ENGL 201 - Survey of English Literature I

Major writers from the medieval period through to 1660 will be examined within their historical context.


Credits:  3


Hours: 45 (Lecture Hours: 3)


Total Weeks:  15



Any two of ENGL 100 Academic Writing, ENGL 105 Nonfictional Prose, ENGL 111 Poetry and Drama, OR ENGL 112 Prose Fiction


Non-Course Prerequisites: 






Course Content:

English 201 concentrates on close readings of representative works which are primarily but not exclusively canonical and reflect the achievements of English literature from its early beginnings in the British Middle Ages to the Restoration period in England. Students will read of a medieval world that assumed that there was an essential order to the universe, even as the period’s literature registered emerging tensions and convergences in Celtic and Christian traditions. Students will sample Anglo-Saxon heroic verse, French-inspired romances, and Middle English satires, which demonstrate how English vernacular eventually overcome Latin and French as England’s language of choice for writing. Students will sample genres such as the court-inspired plays and poetry of “golden age” of English literature in the Renaissance, and they will explore how new artistic genres emerged in response to the repressive Puritan regime of Oliver Cromwell. Literary works include the expressions of common people and of their concerns about militarism, heroism, spirituality, chivalry, gender, race, and reproduction and inheritance. Assigned readings also include powerful individual voices, from the anonymous author of Beowulf, to the Renaissance courtiers who benefited from royal patronage, and to the great epic poet John Milton.

- Anglo-Saxon Literature:
   Reading: Beowulf
     Germanic and Christian traditions
     Vernacular culture, oral transmission and primary epics
     Heroic poetry and the comitatus
     Lyric voice
     Old English versification
- Anglo-Norman Literature and Writings of the Central Middle Ages:
   Readings: Marie de France, Lanval; Anonymous, Sir Gawain and the Green Knight; Geoffrey Chaucer, "The Wife of Bath's Prologue and Tale"; "The Miller's Tale"
     Medieval romance
     Chivalry and Arthurian legend
     French-inspired lai
     Bob-and-wheel stanza
     Estates satire and fabliau
- Renaissance Literature:
   Readings: Poetry by Sir Thomas Wyatt, Sir Philip Sidney, William Shakespeare, John Donne, Lady Mary Wroth, Andrew Marvel, and George Herbert; Sir Philip Sidney's Defence of Poesy; William Shakespeare, Othello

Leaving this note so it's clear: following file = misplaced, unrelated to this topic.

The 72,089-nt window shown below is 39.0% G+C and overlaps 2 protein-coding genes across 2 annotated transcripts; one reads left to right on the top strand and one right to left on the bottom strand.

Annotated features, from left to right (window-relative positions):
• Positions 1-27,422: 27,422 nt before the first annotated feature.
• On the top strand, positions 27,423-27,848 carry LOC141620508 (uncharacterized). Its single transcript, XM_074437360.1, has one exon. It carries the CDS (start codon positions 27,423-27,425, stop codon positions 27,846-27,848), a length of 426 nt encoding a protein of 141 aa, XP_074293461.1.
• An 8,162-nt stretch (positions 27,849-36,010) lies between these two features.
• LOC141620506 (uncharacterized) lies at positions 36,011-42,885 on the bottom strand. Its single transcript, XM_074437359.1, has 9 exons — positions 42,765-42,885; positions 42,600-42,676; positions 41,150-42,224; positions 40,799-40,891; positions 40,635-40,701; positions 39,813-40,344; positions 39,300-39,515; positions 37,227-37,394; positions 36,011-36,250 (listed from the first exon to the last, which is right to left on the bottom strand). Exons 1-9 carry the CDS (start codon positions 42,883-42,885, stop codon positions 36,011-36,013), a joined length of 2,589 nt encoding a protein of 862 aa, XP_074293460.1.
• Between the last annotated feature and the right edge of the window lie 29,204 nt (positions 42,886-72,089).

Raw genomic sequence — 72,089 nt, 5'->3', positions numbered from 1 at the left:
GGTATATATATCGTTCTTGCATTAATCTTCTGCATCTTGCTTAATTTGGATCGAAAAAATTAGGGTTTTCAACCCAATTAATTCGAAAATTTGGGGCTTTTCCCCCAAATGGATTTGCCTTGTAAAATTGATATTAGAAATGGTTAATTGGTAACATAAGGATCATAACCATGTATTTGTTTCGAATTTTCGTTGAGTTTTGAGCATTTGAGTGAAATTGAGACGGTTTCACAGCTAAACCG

Renaissance Humanism
     Sonnet and sonnet cycle
     Metaphysical poetry
     (anti) Petrarchan conceits
     Antitheatrical debate
     Vates and the imitation of nature
     Elizabethan and Jacobean theatre
     Tragic convention
- Commonwealth and Seventeenth-Century Literature:
   Readings: Poetry by Margaret Cavendish and Katherine Philips; Joseph Swetnam and Ester Sowernam, "The Arraignment of Lewd, Idle, Froward, and Inconstant Woman" and "Ester Hath Hanged Haman"; John Milton, Paradise Lost, Books 1 and 9; Anna Trapnel, from Anna Trapnel's Report and Plea; Alice Thornton, from Book of Remembrances
     The English Civil War
     Royalist literature
     Platonic love and lyric poetry
     Seventeenth-century pamphlet wars
     Querelle des femme
     Secondary epic
     Autobiography and commonplace books

     Religious disclosure and the body politic


Learning Outcomes:

- Read literary works written in Middle English and Early Modern English
- Identify writing styles from the major literary periods, 700-1660
- Analyze contrasts and resemblances between authors' presentations of themes
- Describe genres of literature within their historical time periods
- Identify and write about generic attributes of literature
- Compose a short essay that offers a close analysis of a literary work
- Compose a proposal and annotated bibliography for a research essay
- Compose an article-length research paper
- Taken clear notes from lecture material to aid in preparation for a midterm and a final exam


Grading System:  Letters


Passing Grade:  D (50%)


Percentage of Individual Work:  100


Additional Comments:

- Out of fairness to other students, a penalty of 5 % will be deducted each day an assignment is late; an alternate due date must be obtained from the instructor prior to the original submission date.
- Students must submit the final research project to pass the course. Failure to submit the research project will result in an automatic 'F' in ENGL 201.
- A plagiarized paper will receive '0,' and it will be forwarded to the Dean of Academics and the NLC plagiarism committee for further review.


Textbooks are subject to change.  Please contact the bookstore at your local campus for current book lists.